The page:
Clin Res Cardiol (2023).

Role of microtubules in preserving the dynamic nanostructure of cardiomyocytes
J. Greiner1, D. Kaltenbacher1, T. Kok1, P. Kohl1, E. Rog-Zielinska1
1Institut für Experimentelle Kardiovaskuläre Medizin, Universitäts-Herzzentrum Freiburg - Bad Krozingen, Freiburg im Breisgau;
Structure and function of cardiomycytes (CM) are tightly interlinked. However, ultrastructural dynamics of CM during the cardiac action potential, including mechanical organelle deformation, are poorly understood. Dynamics of contracting CM are conventionally resolved using light microscopy, a modality with orders of magnitudes lower spatial resolution than electron-based imaging.

Here, we use action potential-synchronised high-pressure freezing to assess the ultrastructural dynamics during CM contraction with dual-axis electron tomography, resulting in a spatial resolution of (1.2 nm)3 and millisecond temporal resolution. CM were isolated from precision-cut left-ventricular rabbit tissue slices. We used pharmacological interventions (paclitaxel and colchicine) to stabilise and destabilise microtubules. CM were high-pressure-frozen at time intervals corresponding to rest and peak contraction, freeze-substituted, heavy metal-stained, resin-embedded, and cut into 200–300 nm sections. Then, CM fragments were imaged using electron tomography on a 300 kV transmission electron microscope. The resulting images were reconstructed and segmented utilising fully convolutional neural networks into 3D organelle models.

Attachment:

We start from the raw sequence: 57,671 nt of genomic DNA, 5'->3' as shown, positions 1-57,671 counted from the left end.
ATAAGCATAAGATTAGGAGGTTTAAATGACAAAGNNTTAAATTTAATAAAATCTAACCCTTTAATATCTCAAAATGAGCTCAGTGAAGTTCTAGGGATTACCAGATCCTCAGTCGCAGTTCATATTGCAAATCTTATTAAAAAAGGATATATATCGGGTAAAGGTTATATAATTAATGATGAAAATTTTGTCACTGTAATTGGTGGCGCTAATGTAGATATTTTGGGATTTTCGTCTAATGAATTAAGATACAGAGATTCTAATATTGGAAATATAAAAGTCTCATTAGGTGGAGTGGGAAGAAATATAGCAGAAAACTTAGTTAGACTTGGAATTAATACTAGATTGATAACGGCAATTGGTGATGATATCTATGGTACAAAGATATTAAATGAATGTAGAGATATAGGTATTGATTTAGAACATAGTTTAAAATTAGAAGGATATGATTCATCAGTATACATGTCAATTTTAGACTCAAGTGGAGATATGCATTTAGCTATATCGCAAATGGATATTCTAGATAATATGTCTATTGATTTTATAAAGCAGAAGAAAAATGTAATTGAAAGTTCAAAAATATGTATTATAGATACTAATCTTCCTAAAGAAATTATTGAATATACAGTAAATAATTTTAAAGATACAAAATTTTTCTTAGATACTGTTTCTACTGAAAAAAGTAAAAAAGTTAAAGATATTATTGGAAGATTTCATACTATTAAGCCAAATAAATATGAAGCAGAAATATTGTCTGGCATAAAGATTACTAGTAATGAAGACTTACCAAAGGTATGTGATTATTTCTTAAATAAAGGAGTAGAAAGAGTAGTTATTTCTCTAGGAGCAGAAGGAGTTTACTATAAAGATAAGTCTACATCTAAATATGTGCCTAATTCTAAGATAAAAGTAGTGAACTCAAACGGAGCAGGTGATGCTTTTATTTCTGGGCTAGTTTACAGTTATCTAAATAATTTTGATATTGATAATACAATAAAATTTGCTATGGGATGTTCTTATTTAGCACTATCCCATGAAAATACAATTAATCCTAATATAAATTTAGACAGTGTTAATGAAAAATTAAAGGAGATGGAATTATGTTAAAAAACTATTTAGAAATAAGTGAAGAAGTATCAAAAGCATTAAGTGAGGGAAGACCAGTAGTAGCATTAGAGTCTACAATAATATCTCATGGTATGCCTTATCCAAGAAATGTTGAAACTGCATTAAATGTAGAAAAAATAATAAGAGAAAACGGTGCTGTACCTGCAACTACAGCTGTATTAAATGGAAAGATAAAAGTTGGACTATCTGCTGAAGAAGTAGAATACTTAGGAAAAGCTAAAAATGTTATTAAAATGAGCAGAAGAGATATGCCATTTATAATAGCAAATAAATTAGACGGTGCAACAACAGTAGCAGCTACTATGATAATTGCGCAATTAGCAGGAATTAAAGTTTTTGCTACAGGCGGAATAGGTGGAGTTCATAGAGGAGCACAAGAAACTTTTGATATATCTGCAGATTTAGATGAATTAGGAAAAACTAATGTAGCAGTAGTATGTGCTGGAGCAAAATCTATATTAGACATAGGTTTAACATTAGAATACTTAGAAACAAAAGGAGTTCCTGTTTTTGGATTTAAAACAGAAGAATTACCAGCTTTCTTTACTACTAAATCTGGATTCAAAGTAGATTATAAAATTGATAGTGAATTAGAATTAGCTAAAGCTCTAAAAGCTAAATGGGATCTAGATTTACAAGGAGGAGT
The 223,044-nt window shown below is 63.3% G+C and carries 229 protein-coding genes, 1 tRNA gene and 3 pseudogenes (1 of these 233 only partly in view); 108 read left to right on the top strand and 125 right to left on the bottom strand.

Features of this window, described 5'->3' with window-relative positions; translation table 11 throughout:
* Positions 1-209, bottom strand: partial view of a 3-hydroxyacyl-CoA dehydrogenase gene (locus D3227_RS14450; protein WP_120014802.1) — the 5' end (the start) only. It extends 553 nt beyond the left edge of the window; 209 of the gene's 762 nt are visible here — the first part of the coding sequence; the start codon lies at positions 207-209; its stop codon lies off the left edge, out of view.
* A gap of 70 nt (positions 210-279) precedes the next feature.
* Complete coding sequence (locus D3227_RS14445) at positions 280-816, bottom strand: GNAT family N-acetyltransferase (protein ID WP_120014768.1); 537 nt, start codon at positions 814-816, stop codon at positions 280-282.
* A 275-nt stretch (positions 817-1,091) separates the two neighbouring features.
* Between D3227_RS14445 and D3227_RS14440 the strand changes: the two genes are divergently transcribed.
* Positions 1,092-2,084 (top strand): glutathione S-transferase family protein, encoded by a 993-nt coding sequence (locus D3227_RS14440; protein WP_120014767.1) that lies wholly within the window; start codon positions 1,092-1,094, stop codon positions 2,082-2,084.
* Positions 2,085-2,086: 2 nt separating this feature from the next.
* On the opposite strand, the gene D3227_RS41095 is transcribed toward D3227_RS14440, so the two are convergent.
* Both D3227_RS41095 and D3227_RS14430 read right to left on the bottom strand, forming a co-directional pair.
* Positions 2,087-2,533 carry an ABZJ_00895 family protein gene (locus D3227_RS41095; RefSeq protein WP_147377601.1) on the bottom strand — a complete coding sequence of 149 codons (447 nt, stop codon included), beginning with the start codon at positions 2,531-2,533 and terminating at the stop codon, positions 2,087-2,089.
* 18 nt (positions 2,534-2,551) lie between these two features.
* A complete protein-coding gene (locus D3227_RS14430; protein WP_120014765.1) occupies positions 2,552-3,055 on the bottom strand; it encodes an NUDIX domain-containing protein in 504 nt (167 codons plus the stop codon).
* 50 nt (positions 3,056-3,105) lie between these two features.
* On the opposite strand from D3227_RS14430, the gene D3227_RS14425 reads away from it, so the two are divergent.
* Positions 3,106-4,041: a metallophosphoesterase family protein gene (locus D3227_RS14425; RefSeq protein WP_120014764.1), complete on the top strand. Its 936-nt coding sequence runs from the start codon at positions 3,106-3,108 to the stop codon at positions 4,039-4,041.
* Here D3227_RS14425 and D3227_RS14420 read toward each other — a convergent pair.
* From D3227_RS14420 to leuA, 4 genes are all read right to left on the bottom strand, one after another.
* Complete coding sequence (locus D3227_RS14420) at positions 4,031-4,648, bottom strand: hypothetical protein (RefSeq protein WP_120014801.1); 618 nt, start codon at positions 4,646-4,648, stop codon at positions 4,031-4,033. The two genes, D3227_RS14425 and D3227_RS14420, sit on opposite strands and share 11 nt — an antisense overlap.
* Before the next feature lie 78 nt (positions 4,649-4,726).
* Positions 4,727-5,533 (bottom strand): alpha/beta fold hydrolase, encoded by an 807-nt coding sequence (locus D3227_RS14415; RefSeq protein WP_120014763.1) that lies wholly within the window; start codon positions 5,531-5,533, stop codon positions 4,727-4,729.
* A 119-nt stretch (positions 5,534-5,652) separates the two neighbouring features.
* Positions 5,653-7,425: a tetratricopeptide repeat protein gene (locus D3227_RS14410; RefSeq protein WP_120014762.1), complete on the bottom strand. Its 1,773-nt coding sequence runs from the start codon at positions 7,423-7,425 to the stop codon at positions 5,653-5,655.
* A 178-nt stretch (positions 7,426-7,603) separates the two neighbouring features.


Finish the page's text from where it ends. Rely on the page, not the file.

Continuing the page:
We developed custom software ('SegmentPuzzler') to proofread and correct automatic segmentations. Using this workflow, we generated 353 3D reconstructions of CM organelles, including the sarcoplasmic reticulum and the transverse-axial tubular system (Figure 1). We developed a portable, interactive browser-based visualization tool to foster a deeper comprehension of the otherwise unwieldy (TB-sized) image data and reconstructions. We analysed dyad dimensions, coupling distances, and deformation of the transverse tubular geometry in our reconstructions.

Our proof-of-principle study resolves the structural dynamics of CM in a nanoscopic, 3D, and millisecond-accurate manner. Precisely understanding the ultrastructure and its modulation thereof, ultimately in human CM under both physiological and pathophysiological conditions, is expected to advance our current understanding of the ultrastructural foundations of cardiac diseases, and their diagnosis and treatment.

Figure 1: Time-resolved 3D organelle model of the sarcoplasmic reticulum (yellow) and transverse-axial tubular system (green). Cardiomyocytes in this reconstruction were high-pressure-frozen in a relaxed state (0 ms offset to the action potential initiation). The reconstruction has a dimension of 3.14 µm x 3.14 µm x 180 nm and a voxel size of (1.2 nm)3.